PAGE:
Currently viewing the category: "Snails, Slugs and other Molluscs"
What's That Bug? does not endorse extermination

Subject: Albino Slug?
Location: Virginia
May 26, 2016 10:18 pm
I took a picture of a white slug this morning on my walkway……is it an Albino Slug or someone suggested it was a Ghost Slug, but what I’ve read, they live in Europe and I’m in Virginia.
Signature: Susan Myers

White Slug

White Slug

Dear Susan,
There is not enough detail in your image to check off the characteristics of the Ghost Slug, a species found in Europe.  We just posted another request for the identification of a White Slug found in Maryland, and we concluded it was not a Ghost Slug.  We will be postdating your request to go live while we are away from the office in June.

What's That Bug? does not endorse extermination

Subject: Pink slug looking
Location: Southeast Florida
May 31, 2016 5:22 pm
What is this
Signature: Scared

Eggs of an Apple Snail

Eggs of an Apple Snail

Dear Scared,
These are the Eggs of an Apple Snail which we identified on Nature Time.  According to the Apple Snail Website:  “It is remarkable how visible the egg clutches of many apple snail species are. The pinkish to reddish eggs are attached on the contrasting green vegetation submerging from the water (in the genus Pomacea). This makes them visually inconspicuous from many meters away for predators. This suggests a possible warning function for unpalatability. Field evidence of this unpalatability is provided by the fact that almost all animals foraging in habitats where the apple snails live, ignore these eggs: from fish to birds, they all leave them alone. Also when apple snail eggs are offered to captive predators, they often try to eat them at first, but refuse them after repeated feeding.”  According to My Florida Backyard:  “Apple snails (family Ampullariidae) are freshwater snails that are able to survive both on water and on land. By laying their eggs above the water line, apple snails protect the eggs from predation by fish and other water dwellers.”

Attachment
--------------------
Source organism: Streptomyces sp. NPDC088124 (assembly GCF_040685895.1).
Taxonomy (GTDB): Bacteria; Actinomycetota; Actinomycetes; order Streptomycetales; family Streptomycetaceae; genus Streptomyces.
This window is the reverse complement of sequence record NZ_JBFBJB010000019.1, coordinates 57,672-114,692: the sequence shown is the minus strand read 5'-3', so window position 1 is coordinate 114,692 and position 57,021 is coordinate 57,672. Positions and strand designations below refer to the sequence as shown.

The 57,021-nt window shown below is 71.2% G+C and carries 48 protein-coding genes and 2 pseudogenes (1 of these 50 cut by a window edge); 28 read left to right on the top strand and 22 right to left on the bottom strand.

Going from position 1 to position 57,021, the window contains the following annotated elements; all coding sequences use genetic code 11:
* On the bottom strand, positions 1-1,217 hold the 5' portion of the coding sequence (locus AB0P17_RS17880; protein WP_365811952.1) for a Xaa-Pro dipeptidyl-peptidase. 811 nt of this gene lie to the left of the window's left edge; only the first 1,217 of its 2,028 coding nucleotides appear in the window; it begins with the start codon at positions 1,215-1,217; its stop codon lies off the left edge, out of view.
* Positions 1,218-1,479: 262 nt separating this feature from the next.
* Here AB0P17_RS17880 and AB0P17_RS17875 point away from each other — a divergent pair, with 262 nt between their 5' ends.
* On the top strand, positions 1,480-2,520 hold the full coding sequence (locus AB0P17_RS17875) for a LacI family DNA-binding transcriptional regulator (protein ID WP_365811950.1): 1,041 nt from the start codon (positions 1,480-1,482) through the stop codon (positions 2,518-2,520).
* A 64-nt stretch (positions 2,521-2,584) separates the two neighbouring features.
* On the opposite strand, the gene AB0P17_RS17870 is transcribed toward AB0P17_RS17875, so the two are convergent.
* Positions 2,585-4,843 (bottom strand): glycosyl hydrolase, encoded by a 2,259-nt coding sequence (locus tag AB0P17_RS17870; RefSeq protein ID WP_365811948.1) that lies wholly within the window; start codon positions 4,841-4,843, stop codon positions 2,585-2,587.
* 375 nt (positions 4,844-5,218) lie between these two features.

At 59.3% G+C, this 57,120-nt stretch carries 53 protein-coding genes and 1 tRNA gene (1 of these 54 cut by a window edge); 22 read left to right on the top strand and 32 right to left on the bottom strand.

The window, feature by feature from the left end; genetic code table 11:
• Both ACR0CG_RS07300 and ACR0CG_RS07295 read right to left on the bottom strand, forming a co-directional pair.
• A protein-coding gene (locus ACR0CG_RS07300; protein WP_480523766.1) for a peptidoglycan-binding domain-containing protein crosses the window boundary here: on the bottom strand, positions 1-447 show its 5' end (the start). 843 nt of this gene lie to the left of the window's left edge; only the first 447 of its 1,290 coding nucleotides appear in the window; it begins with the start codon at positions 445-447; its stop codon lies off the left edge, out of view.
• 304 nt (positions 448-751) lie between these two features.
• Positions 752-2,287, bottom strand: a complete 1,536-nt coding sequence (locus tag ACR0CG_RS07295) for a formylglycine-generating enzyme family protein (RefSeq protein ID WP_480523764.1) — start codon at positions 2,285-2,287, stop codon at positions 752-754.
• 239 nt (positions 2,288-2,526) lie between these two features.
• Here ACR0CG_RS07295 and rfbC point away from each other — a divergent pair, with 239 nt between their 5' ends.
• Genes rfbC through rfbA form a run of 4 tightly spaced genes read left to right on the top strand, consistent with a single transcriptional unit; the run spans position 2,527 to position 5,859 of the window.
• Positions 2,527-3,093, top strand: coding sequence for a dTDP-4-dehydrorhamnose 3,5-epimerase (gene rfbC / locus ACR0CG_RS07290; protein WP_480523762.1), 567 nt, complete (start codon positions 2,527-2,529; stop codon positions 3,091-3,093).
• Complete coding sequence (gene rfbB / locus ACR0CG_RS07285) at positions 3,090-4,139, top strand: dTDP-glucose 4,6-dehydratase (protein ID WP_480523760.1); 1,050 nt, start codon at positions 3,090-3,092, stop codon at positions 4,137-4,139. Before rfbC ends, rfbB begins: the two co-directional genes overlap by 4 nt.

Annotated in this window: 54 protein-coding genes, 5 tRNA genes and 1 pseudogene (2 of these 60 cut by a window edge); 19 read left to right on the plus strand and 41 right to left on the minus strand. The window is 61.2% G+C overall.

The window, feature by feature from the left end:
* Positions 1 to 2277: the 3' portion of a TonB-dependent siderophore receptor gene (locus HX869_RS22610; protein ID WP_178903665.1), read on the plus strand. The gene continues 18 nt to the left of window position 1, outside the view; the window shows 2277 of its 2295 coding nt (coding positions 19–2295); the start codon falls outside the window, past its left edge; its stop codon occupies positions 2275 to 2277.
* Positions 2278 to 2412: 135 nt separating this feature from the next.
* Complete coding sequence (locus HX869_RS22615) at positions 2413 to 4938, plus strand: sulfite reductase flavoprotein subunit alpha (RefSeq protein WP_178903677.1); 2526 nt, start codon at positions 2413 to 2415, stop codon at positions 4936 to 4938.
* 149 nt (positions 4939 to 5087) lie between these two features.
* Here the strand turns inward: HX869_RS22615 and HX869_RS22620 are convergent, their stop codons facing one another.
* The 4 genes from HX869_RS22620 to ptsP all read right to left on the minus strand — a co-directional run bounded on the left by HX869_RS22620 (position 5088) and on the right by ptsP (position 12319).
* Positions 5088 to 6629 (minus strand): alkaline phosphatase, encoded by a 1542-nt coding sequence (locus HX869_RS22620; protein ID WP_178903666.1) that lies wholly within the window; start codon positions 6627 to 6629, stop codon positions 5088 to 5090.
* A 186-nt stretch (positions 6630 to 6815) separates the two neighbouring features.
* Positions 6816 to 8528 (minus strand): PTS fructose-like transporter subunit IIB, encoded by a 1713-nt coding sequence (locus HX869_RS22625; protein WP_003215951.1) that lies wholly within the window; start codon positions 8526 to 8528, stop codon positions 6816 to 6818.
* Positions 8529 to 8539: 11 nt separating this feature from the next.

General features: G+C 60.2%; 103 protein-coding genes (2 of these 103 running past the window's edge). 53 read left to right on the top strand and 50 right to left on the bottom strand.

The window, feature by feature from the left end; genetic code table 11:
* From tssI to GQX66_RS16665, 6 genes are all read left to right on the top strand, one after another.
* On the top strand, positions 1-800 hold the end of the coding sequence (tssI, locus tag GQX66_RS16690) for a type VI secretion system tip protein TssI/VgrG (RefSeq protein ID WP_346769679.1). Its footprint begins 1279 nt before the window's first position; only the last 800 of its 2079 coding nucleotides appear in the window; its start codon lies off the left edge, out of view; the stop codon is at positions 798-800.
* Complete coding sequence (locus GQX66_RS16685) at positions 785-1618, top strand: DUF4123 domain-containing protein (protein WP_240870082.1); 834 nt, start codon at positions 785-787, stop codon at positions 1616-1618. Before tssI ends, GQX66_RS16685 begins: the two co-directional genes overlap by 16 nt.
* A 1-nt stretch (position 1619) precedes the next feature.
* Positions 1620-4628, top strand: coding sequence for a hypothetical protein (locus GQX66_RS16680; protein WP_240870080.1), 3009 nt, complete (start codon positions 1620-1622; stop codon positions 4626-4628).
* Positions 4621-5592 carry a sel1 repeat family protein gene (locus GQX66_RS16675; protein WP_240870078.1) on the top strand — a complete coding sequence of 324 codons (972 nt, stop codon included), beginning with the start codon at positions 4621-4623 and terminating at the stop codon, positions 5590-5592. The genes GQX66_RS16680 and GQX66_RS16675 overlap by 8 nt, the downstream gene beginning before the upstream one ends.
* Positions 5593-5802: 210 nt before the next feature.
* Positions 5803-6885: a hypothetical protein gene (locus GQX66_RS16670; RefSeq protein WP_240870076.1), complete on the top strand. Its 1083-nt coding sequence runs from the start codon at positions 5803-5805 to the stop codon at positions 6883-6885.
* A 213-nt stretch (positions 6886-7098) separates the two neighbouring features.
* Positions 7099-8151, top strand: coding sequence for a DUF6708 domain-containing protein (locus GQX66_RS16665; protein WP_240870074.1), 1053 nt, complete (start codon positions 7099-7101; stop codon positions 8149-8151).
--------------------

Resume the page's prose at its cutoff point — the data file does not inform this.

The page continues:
What's That Bug? does not endorse extermination

Subject: Snail eating millipede
Location: Harpers Ferry, WV
May 23, 2016 5:24 pm
I thought you guys might like the picture I took this morning of a snail eating a millipede. Enjoy!
Signature: Barb

Predatory Snail Eats Millipede

Predatory Snail Eats Millipede

Dear Barb,
There is a similar image on BugGuide, but we think yours has more attractive subjects.  We don’t know if this is a native Snail or an introduced species.

What's That Bug? does not endorse extermination

Subject: White slug
Location: Central Maryland
May 20, 2016 7:17 pm
I found this in the middle of the street on a rainy day crawling along. Googling matches its picture with the ghost slug, but what I can find says they are only in Europe. My friends and I are having a discussion about it and hope you can help us.
Signature: Wondering

Possibly Ghost Slug

Probably NOT a Ghost Slug

Dear Wondering,
We cannot say for certain that this is or is not a white variation or an albino individual of a species that was already locally established in your area, but we are pretty certain it is NOT the Ghost Slug pictured on Wikipedia and the National Museum Wales site.  According to the National Museum Wales:  “The bizarre Ghost Slug made headlines in 2008 when described as a new species from a Cardiff garden. When the first specimens were found, very little was known about this animal.”  The site continues that to:  “ensure that your slug is a true Ghost Slug (Selenochlamys ysbryda). This can be done by looking at the mantle and the eyes. The mantle … looks like a layer of skin through which the breathing hole is often visible.  This Ghost Slug has a tiny, disc-shaped mantle at the rear end of its body. It has no eye spots on its tentacles … .  Other white or pale slug species have a large, cloak-like mantle over their “shoulders” near the front of their body. They have black eye spots at the tips of two of their tentacles.”  Your individual has both the mantle and the eyespots which indicates it is NOT a Ghost Slug.